WASHINGTON, Oct. 14, 2013 – The Global Hunger Index (GHI), an annual metric released by a trio of development organizations, indicates that world hunger is decreasing but “serious.”

“Nineteen countries still have levels of hunger that are ‘extremely alarming’ or ‘alarming,’” a press release from the International Food Policy Research Institute (IFPRI), Welthungerhilfe, and Concern Worldwide stated.

The GHI combines three equally weighted indicators – undernourishment, child underweight and child mortality – to calculate indices for 120 countries.

This year, South Asia remained the world region with the highest index, at 20.7. That’s a dramatic decline, however, from the area’s 1990 number – 31.5.

The report also highlights the situation in Africa’s Sahel, which “remains fragile” due to recurrent ecological crises – infrequent rainfall, crop shortages, etc. – and government instability.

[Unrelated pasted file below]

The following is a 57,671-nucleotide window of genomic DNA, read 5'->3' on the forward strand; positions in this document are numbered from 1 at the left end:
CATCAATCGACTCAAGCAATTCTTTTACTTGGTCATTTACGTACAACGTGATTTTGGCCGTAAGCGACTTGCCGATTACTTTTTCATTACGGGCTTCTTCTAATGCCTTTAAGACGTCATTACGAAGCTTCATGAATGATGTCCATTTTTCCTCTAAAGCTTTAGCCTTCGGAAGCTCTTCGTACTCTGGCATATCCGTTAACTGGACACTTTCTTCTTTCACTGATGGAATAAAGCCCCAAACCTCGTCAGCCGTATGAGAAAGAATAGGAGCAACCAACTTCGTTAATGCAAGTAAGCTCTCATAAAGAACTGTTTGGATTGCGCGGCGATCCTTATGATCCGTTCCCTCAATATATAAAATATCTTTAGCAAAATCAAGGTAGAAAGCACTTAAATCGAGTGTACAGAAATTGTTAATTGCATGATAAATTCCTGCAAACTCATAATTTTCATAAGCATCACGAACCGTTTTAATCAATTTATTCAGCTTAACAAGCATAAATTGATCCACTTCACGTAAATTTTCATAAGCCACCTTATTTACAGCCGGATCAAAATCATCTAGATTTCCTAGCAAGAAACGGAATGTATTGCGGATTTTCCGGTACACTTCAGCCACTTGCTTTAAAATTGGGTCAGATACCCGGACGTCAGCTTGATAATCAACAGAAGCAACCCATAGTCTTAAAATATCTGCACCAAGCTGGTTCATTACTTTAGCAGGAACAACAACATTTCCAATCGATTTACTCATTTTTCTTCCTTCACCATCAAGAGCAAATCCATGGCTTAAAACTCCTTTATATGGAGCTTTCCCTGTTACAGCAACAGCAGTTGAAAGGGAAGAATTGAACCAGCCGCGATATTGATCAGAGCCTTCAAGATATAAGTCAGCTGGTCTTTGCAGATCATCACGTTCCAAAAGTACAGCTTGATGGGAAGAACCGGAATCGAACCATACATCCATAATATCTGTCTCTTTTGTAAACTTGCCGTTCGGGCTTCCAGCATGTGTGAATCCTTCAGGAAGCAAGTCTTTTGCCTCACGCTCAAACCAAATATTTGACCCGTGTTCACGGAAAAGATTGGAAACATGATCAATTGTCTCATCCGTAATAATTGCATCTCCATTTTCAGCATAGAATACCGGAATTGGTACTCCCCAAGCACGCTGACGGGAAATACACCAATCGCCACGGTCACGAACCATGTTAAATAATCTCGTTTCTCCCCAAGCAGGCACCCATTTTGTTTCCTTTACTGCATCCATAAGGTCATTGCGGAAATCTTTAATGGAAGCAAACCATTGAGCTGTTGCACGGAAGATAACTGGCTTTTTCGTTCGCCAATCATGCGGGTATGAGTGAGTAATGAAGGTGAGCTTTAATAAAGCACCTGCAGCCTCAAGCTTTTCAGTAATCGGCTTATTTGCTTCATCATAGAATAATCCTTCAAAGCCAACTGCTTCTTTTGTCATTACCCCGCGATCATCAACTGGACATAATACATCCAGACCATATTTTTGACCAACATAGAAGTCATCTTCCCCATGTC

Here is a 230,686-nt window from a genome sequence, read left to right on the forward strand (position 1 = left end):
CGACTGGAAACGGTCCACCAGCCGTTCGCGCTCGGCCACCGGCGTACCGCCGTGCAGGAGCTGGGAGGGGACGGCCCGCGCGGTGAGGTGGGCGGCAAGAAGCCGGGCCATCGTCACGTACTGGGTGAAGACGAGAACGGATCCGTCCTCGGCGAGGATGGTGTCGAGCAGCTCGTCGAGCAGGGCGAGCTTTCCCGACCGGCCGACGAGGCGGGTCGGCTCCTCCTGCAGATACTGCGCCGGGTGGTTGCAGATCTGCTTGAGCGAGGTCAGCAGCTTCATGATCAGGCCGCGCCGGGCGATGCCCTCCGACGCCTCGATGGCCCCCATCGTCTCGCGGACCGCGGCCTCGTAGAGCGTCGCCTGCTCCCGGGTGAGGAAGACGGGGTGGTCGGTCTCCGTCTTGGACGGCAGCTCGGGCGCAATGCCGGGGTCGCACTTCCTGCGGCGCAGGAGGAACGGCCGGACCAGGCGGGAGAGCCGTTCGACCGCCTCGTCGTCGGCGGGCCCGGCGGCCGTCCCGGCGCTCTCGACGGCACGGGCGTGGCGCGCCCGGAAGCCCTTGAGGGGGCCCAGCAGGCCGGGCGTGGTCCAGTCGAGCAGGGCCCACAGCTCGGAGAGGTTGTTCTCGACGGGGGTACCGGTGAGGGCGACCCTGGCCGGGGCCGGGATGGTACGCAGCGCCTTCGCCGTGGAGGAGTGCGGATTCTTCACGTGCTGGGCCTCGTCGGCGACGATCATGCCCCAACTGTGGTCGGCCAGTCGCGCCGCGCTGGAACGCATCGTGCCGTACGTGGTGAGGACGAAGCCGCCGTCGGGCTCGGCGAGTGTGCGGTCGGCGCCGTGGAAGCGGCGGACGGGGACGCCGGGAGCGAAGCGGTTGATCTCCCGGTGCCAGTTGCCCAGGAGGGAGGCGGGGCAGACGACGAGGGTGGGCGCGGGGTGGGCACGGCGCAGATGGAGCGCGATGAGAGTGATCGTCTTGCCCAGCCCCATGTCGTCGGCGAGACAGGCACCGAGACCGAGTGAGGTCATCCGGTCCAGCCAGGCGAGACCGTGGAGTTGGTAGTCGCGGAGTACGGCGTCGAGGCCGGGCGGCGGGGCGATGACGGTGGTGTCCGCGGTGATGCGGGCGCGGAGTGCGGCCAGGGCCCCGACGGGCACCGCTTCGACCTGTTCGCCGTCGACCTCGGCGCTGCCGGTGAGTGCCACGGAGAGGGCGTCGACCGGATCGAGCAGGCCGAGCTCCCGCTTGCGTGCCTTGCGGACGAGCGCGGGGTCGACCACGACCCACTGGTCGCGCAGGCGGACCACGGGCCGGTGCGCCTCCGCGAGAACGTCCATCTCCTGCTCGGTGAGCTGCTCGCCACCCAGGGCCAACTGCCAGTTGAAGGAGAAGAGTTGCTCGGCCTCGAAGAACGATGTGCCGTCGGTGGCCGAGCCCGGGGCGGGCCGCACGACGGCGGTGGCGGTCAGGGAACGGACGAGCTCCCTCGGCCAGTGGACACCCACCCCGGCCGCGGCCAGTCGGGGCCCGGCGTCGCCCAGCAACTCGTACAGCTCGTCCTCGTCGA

In response to this year’s numbers, the groups involved call upon the world to re-commit to the concept of “resilience.” A resilient global food system would quickly bounce back from temporary shocks due to natural disasters like drought.

Monday’s report release comes two days before the opening of the World Food Prize in Des Moines, Iowa. The prize honors those who have made significant contributions to global food security.


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